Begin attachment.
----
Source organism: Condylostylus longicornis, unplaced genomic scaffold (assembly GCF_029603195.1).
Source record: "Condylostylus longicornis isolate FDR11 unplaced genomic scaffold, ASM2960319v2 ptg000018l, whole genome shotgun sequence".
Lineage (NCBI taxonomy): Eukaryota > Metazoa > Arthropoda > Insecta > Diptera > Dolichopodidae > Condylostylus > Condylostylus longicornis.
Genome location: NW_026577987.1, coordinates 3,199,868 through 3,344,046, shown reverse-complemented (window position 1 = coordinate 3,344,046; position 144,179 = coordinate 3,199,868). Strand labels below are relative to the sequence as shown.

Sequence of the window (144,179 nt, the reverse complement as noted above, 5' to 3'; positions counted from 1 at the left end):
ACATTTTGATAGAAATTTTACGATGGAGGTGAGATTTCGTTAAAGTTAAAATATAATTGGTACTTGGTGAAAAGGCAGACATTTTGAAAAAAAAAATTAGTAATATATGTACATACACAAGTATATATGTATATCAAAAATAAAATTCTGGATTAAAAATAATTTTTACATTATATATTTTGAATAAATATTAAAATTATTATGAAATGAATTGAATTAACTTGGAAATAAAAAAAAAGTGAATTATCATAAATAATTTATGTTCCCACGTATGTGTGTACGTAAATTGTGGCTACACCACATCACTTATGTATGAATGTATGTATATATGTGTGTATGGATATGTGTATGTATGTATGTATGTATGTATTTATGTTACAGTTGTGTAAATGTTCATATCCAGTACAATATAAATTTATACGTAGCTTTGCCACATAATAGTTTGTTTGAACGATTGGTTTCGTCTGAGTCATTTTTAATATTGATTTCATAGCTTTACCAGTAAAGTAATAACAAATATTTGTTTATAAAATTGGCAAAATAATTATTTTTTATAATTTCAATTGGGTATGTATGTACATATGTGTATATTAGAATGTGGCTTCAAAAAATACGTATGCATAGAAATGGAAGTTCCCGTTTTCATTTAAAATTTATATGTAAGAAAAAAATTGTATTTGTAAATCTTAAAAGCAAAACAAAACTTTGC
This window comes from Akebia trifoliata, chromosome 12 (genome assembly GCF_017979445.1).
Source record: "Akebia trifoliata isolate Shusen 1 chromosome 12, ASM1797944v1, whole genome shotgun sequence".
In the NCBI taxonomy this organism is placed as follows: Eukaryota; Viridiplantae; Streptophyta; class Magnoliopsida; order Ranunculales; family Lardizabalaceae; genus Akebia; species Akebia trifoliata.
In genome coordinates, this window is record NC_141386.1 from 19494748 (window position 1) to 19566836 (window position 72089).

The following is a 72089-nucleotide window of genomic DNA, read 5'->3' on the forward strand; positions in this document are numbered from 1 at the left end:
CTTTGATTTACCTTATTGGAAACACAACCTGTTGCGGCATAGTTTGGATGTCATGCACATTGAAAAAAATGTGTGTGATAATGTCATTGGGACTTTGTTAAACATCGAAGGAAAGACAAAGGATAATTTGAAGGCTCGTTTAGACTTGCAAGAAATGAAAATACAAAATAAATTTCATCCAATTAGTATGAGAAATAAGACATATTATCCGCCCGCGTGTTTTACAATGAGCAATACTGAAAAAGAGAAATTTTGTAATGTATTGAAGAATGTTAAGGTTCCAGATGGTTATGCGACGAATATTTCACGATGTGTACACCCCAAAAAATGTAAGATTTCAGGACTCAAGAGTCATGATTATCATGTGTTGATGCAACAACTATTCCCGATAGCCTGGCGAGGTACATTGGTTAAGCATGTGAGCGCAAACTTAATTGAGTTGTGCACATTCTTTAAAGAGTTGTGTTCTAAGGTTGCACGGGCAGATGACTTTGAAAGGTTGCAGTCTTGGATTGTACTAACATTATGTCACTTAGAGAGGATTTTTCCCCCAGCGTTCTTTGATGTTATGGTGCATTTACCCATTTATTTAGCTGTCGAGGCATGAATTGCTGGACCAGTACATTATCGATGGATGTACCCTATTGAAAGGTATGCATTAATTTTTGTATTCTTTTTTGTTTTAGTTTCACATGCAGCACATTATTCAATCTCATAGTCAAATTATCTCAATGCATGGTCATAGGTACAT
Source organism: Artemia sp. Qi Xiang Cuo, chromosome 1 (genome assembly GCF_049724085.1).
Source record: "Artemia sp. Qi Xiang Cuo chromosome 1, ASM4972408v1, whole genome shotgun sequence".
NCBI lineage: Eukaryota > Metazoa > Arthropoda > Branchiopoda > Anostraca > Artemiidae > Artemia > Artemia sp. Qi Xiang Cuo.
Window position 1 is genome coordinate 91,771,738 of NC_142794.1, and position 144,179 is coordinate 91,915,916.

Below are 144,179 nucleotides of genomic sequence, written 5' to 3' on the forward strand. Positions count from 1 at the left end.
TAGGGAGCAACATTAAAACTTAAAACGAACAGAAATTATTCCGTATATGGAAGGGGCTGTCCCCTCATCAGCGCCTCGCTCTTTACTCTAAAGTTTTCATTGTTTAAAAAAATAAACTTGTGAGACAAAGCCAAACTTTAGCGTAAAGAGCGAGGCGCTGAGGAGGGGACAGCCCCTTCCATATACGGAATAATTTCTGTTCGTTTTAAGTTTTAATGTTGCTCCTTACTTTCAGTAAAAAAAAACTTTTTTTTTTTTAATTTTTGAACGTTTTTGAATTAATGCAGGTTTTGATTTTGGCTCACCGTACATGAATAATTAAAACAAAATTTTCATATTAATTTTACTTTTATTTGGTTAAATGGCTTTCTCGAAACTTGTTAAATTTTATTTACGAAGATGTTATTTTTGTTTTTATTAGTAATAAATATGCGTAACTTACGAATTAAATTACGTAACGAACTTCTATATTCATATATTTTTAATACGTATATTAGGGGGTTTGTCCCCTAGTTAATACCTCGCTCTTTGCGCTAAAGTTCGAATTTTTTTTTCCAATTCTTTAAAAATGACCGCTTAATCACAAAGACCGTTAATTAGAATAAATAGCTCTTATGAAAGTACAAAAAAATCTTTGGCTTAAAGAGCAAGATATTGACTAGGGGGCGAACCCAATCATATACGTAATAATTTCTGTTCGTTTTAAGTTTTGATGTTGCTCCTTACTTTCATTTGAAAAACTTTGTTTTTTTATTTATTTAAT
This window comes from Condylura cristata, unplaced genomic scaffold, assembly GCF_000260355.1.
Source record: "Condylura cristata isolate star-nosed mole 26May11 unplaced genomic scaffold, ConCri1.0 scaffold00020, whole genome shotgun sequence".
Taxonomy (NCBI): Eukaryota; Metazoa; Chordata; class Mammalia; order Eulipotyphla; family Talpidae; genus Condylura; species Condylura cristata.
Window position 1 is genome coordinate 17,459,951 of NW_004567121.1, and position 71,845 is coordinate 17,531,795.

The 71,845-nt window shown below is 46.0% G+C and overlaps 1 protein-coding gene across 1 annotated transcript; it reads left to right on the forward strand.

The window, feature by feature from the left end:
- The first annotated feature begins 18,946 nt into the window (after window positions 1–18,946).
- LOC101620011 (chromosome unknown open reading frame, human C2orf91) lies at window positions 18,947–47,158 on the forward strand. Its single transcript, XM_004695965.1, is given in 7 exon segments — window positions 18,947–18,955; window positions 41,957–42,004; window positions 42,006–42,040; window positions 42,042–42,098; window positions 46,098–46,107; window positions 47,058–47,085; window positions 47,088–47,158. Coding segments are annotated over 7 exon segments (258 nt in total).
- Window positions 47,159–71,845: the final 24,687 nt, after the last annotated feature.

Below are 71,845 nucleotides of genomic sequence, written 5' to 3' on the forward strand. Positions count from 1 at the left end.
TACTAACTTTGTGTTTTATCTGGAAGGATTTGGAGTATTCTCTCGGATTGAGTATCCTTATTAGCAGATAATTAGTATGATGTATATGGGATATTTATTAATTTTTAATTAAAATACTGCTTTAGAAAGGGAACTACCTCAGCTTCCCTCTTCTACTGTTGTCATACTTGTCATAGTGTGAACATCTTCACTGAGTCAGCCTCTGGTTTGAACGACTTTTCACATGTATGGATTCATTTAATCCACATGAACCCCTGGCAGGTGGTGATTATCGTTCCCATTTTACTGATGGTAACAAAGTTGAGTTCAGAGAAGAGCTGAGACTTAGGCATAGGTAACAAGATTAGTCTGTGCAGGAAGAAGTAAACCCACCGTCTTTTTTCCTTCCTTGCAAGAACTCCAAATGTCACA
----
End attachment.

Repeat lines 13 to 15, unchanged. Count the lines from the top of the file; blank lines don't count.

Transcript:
Source organism: Artemia sp. Qi Xiang Cuo, chromosome 1 (genome assembly GCF_049724085.1).
Source record: "Artemia sp. Qi Xiang Cuo chromosome 1, ASM4972408v1, whole genome shotgun sequence".
NCBI lineage: Eukaryota > Metazoa > Arthropoda > Branchiopoda > Anostraca > Artemiidae > Artemia > Artemia sp. Qi Xiang Cuo.